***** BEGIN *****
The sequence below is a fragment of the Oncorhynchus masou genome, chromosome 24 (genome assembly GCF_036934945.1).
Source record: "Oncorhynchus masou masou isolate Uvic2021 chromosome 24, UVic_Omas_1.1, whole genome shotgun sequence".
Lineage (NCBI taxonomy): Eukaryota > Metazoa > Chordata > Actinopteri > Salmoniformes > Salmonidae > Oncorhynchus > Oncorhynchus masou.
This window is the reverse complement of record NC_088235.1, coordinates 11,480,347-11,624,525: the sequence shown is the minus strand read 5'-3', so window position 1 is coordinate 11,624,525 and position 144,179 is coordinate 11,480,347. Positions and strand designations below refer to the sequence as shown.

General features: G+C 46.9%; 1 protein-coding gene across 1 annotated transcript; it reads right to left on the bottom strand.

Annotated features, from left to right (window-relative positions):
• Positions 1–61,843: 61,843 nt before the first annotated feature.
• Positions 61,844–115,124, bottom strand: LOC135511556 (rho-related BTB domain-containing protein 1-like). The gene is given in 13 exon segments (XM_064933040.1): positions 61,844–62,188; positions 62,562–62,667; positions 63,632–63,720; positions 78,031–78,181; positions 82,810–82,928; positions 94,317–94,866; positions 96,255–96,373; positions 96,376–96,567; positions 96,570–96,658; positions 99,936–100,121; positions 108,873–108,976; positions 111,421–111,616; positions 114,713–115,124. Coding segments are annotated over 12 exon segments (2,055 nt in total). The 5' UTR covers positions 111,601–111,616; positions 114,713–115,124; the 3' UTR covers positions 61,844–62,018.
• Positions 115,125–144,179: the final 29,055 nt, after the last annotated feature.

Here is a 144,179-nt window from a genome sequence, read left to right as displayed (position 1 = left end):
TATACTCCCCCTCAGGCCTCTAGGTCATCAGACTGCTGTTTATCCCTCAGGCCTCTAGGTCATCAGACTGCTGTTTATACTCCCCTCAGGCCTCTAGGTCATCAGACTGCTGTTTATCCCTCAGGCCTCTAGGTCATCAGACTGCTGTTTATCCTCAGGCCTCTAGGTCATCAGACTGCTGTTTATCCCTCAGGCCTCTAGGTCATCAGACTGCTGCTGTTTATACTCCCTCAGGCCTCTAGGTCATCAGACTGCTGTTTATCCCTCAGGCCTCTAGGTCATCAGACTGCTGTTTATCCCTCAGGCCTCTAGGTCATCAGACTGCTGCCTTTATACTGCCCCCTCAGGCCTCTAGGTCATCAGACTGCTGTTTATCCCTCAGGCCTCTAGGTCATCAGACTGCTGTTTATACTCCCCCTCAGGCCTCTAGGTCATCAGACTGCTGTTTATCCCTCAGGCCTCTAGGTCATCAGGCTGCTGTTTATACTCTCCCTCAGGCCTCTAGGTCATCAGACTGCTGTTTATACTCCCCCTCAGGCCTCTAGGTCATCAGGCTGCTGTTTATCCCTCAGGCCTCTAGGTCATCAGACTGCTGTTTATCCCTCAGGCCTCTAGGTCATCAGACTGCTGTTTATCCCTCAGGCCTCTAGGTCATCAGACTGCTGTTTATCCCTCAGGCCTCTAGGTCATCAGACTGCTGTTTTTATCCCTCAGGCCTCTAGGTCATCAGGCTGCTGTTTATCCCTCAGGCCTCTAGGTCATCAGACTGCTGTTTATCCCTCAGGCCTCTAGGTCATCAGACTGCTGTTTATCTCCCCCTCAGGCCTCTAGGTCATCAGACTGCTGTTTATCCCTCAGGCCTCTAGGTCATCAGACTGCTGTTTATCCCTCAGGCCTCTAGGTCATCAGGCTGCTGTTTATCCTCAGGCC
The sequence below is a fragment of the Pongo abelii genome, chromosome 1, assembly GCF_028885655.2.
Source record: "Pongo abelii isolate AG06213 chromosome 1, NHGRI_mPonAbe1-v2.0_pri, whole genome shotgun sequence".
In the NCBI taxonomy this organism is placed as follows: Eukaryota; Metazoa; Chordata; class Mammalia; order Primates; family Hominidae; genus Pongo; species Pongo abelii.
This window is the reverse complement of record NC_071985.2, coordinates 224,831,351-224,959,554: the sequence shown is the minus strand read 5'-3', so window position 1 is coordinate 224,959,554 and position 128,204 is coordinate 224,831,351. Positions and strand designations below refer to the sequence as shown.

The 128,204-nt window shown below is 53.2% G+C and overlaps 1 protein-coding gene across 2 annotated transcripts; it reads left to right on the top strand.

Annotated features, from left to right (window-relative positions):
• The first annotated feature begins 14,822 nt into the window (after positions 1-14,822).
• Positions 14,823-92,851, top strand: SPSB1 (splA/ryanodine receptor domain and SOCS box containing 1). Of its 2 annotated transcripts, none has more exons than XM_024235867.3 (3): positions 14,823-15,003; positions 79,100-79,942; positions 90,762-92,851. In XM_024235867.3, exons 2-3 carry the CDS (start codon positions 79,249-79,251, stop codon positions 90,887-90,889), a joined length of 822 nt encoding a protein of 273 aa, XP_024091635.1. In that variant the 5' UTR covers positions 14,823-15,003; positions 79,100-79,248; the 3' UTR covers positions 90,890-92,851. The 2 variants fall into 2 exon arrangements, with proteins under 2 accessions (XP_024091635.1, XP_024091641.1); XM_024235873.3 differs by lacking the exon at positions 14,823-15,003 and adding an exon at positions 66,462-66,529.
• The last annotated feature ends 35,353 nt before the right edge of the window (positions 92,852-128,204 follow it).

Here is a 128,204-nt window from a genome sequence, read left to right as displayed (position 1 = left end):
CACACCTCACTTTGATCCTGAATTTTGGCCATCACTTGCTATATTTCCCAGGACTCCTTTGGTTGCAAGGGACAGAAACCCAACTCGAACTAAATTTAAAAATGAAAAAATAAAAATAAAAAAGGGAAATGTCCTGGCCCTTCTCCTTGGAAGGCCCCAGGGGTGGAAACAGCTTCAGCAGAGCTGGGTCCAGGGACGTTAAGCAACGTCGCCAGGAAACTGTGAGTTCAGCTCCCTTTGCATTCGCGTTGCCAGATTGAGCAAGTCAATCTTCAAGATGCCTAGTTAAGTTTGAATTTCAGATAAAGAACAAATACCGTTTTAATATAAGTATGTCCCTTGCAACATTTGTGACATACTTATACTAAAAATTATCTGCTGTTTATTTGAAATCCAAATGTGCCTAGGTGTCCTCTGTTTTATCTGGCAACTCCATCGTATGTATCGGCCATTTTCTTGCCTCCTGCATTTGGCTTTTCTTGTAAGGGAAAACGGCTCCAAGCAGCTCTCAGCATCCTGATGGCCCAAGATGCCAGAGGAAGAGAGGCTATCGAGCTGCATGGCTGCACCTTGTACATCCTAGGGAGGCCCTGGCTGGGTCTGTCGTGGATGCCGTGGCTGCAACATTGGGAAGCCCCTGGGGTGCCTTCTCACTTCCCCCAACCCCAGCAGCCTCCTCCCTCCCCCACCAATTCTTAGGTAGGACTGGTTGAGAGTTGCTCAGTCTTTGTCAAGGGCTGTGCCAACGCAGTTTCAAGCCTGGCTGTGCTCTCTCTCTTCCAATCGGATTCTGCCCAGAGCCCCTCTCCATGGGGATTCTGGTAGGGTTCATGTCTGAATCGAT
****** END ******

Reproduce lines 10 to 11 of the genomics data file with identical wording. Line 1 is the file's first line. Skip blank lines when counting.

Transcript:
Here is a 144,179-nt window from a genome sequence, read left to right as displayed (position 1 = left end):
TATACTCCCCCTCAGGCCTCTAGGTCATCAGACTGCTGTTTATCCCTCAGGCCTCTAGGTCATCAGACTGCTGTTTATACTCCCCTCAGGCCTCTAGGTCATCAGACTGCTGTTTATCCCTCAGGCCTCTAGGTCATCAGACTGCTGTTTATCCTCAGGCCTCTAGGTCATCAGACTGCTGTTTATCCCTCAGGCCTCTAGGTCATCAGACTGCTGCTGTTTATACTCCCTCAGGCCTCTAGGTCATCAGACTGCTGTTTATCCCTCAGGCCTCTAGGTCATCAGACTGCTGTTTATCCCTCAGGCCTCTAGGTCATCAGACTGCTGCCTTTATACTGCCCCCTCAGGCCTCTAGGTCATCAGACTGCTGTTTATCCCTCAGGCCTCTAGGTCATCAGACTGCTGTTTATACTCCCCCTCAGGCCTCTAGGTCATCAGACTGCTGTTTATCCCTCAGGCCTCTAGGTCATCAGGCTGCTGTTTATACTCTCCCTCAGGCCTCTAGGTCATCAGACTGCTGTTTATACTCCCCCTCAGGCCTCTAGGTCATCAGGCTGCTGTTTATCCCTCAGGCCTCTAGGTCATCAGACTGCTGTTTATCCCTCAGGCCTCTAGGTCATCAGACTGCTGTTTATCCCTCAGGCCTCTAGGTCATCAGACTGCTGTTTATCCCTCAGGCCTCTAGGTCATCAGACTGCTGTTTTTATCCCTCAGGCCTCTAGGTCATCAGGCTGCTGTTTATCCCTCAGGCCTCTAGGTCATCAGACTGCTGTTTATCCCTCAGGCCTCTAGGTCATCAGACTGCTGTTTATCTCCCCCTCAGGCCTCTAGGTCATCAGACTGCTGTTTATCCCTCAGGCCTCTAGGTCATCAGACTGCTGTTTATCCCTCAGGCCTCTAGGTCATCAGGCTGCTGTTTATCCTCAGGCC